If we assume that broadband subscribers in 2020 will demand 1-Gbit/sec home or business service, a 400G link is carrying the capacity for 400 subscribers with no statistical undersubscription (a highly conservative model that reduces the estimated 400G link asset value). In the United States, it is not uncommon to pay $100 per month for gigabit fiber-to-the-home broadband service, or $1200 per year. Using these estimates, simple math puts the rough asset value of an MPO-terminated 400G link at US$480,000 per year. A highly conservative undersubscription ratio of 1:2 puts the rough asset value per 400G link closer to $1 million revenue per year. The value proposition for an inexpensive fast MPO inspection is very compelling based on this sort of rough cost/benefit analysis.

Capex versus opex in the data center

The financial model of a hyperscale data center is obviously heavily capital-intensive. However, once the equipment is capitalized and depreciated, the model shifts to operational intensity. For turn-up and maintenance operations, a tool that protects and preserves highly valuable assets (e.g., an inspection tool that assures contaminated multifiber connectors will not degrade network physical layer performance) and is productive enough to avoid high opex costs is compelling. Here are two important facts in this regard: 1) A 2002 NTT-AT study found that up to 85 percent of failures in optical networks are caused by contaminated connector endfaces; and 2) In 2016, the Ponemon Institute and Emerson Network Power reported that the average cost of a data center outage is about $740,000.

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Standards bodies have specified MPO connectors with up to 16 fibers per row and up to 6 rows per connector. Though neither MPO-16 nor arrays larger than 2 rows have proliferated, nonetheless a fast MPO inspection tool should be able to scale at least 6 rows with 16 fibers per row.

To summarize the desirable aspects of a fast MPO inspection system beyond baseline specifications, the ideal should exhibit the following features andcharacteristics.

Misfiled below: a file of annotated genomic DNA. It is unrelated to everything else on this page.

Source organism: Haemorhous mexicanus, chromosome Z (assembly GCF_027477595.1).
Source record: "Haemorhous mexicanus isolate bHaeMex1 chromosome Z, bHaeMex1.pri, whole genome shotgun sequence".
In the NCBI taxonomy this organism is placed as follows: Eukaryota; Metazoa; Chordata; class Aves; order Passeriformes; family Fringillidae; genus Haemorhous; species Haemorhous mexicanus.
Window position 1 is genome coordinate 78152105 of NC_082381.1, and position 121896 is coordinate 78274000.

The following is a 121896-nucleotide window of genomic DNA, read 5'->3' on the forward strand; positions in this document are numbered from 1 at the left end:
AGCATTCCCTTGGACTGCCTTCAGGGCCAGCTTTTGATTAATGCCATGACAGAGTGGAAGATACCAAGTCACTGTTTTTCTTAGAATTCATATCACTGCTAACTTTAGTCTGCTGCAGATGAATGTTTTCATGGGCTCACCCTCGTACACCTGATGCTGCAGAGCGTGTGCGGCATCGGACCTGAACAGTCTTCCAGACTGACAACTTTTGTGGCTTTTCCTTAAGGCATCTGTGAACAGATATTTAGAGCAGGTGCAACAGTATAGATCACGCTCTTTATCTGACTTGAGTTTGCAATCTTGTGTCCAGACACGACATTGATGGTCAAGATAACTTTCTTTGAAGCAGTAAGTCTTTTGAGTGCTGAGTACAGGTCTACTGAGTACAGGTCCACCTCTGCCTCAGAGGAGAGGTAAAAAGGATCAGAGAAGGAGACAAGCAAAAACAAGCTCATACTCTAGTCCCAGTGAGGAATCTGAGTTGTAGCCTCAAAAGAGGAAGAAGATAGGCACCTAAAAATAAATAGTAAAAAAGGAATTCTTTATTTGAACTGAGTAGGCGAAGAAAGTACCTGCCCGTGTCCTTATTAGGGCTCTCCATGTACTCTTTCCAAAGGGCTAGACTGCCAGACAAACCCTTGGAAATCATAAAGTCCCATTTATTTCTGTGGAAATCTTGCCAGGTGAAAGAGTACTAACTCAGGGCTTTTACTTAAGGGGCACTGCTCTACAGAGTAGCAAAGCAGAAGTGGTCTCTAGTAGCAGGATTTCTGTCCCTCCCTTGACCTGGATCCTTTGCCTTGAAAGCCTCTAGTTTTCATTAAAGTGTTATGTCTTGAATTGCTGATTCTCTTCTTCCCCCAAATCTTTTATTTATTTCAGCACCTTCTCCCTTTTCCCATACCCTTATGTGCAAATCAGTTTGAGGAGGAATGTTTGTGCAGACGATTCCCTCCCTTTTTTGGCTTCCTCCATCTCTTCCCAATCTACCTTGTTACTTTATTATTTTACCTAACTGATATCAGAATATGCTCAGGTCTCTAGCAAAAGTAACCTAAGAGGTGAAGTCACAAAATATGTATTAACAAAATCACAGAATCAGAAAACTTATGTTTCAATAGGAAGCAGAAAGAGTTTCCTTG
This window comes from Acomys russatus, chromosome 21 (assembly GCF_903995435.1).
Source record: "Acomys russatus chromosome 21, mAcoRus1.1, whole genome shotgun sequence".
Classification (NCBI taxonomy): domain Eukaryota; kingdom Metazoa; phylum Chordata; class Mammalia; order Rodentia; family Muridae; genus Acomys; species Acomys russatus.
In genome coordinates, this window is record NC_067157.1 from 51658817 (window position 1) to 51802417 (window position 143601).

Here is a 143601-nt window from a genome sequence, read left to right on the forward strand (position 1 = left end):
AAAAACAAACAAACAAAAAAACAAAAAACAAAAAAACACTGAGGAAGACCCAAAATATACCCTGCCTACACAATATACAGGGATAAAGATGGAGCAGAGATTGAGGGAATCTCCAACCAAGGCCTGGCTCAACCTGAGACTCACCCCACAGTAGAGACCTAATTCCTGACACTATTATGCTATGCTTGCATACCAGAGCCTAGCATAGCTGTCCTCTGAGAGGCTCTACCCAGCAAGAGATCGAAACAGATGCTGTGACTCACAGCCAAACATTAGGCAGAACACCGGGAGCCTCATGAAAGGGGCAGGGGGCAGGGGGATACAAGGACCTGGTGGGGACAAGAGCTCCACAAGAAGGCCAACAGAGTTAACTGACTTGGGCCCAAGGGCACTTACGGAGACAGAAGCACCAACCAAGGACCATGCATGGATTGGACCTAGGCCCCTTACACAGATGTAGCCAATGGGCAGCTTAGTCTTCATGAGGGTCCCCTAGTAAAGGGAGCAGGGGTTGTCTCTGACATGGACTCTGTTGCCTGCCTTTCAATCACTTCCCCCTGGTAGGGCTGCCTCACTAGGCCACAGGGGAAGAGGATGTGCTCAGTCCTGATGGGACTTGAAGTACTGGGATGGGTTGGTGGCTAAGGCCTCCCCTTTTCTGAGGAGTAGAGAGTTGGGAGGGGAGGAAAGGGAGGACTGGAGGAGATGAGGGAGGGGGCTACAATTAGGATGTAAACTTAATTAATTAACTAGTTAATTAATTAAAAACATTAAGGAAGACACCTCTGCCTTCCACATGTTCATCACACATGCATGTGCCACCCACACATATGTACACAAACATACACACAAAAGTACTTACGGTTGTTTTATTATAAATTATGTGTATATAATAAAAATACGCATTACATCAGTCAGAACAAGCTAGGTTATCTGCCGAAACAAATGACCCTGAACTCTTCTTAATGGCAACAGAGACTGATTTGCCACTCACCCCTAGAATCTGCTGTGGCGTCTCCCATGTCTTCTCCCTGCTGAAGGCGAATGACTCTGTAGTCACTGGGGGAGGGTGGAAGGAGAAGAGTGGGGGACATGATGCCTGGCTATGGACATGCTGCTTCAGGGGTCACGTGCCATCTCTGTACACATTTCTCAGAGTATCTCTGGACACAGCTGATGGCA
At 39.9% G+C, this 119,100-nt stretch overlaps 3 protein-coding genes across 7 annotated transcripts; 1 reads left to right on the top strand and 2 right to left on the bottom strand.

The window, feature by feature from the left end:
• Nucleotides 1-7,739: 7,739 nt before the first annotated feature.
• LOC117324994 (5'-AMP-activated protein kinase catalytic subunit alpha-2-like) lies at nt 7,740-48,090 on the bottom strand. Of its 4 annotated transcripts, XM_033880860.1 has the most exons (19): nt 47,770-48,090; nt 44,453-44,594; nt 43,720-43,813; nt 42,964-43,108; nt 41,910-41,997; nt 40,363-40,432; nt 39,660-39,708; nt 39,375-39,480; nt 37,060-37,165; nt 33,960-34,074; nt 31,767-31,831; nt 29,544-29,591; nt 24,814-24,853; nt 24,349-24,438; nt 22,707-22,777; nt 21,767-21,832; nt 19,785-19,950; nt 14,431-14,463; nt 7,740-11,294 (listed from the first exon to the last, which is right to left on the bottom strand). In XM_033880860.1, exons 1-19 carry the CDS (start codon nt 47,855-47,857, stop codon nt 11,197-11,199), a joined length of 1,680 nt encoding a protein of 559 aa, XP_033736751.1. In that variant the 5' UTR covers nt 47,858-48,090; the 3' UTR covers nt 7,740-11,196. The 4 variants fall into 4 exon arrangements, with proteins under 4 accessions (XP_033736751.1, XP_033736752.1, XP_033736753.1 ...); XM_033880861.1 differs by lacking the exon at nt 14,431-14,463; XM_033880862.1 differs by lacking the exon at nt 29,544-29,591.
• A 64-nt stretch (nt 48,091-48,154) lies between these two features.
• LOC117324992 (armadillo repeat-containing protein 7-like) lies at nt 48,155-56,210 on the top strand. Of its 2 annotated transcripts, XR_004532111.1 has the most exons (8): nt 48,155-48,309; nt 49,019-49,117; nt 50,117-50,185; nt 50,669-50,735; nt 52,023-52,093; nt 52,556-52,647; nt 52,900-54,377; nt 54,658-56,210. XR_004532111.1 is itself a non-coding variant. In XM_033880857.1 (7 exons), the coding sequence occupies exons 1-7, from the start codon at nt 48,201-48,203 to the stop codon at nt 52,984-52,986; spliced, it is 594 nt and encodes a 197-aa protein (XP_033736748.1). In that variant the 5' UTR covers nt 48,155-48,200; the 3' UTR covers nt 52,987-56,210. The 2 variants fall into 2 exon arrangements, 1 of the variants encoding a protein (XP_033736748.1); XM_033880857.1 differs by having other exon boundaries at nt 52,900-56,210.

• Be small, light and ergonomically designed for ease-of-use with support for both exposed ferrule (i.e. patch cord) and bulkhead (or socket or patch panel or receptacle) inspection. (Either MPO alignment sleeves or female-type “plug-in” adapters are adequate for patch cord inspection, with the mechanical precision [no stacked tolerances] of female-type adapter tips preferred)
  • Offer a composite view of the entire MPO connector endface, highlighting passing and failing fiber ends, while providing an optional zoomed-in detailed view of the individual fiber ends
  • Affordable, ideally less than $5000 single-unit list price for a full-featured kit with adapter tips and accessories
  • Provide easy connectivity to Windows-based reporting software over USB, to mobile apps (both iOS and Android) over both Bluetooth and WiFi, and to a cloud-based workflow management platform for data robustness and ultrahigh availability
  • Support UPC and APC ferrule inspection with appropriate adapter tips
  • Provide at least partial visibility of MPO pins and holes with a wide field of view (FoV)
  • Support inspection of both MPO-12 and MPO-16 connectors with up to 6 rows of fibers
  • Support objective (auto-analysis-based) single-fiber inspection of LC and duplex LC connectors
  • Support easy recording of MPO connector-key orientation to enable easy management of facility-wide cabling polarity, ideally using a cloud-based workflow management platform for high availability and remote management capability
  • Support all common MPO active fiber configurations, including Base 8 and Base 10, to avoid false-negative pass/fail results
  • Support the reporting of MPO connector inspection ideally with PDF file generation for multi-platform file compatibility for documentation and invoicing purposes—cloud-based platforms are superior in terms of robustness and reliability
  • Support the transfer of images and data to other fiber-optic test instruments, such as OTDRs and loss test sets, so that inspection results can be merged with test results for comprehensive reports

Multifiber inspection solutions with these characteristics will provide many years of service for enterprise and hyperscale network operators.

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Polarity Method B, one of three standardized polarity methods, employs the mirror-reverse configuration shown here. An MPO inspection tool that can assist users with polarity management is beneficial.

In conclusion, fast multifiber connector inspection using new tools is now feasible even for hyperscale data center operators, with compelling operating expense reduction. Fast MPO inspection should be used by data center technical personnel, not only for maintenance operations, but also for turn-up operation, to ensure that infrastructure equipment and structured cabling is perfectly clean and will not degrade the optical signal to noise ratio across even short links. Fast MPO inspection systems meeting all end customer requirements are now available. The dramatic order of magnitude time savings associated with these systems suggests that previous notions around the economic (opex-oriented) feasibility of 100 percent data center connector objective auto-analysis-based inspection must be seriously reconsidered.

Maury Wood is senior product line manager for inspection products with AFL’s Test and Inspection Division.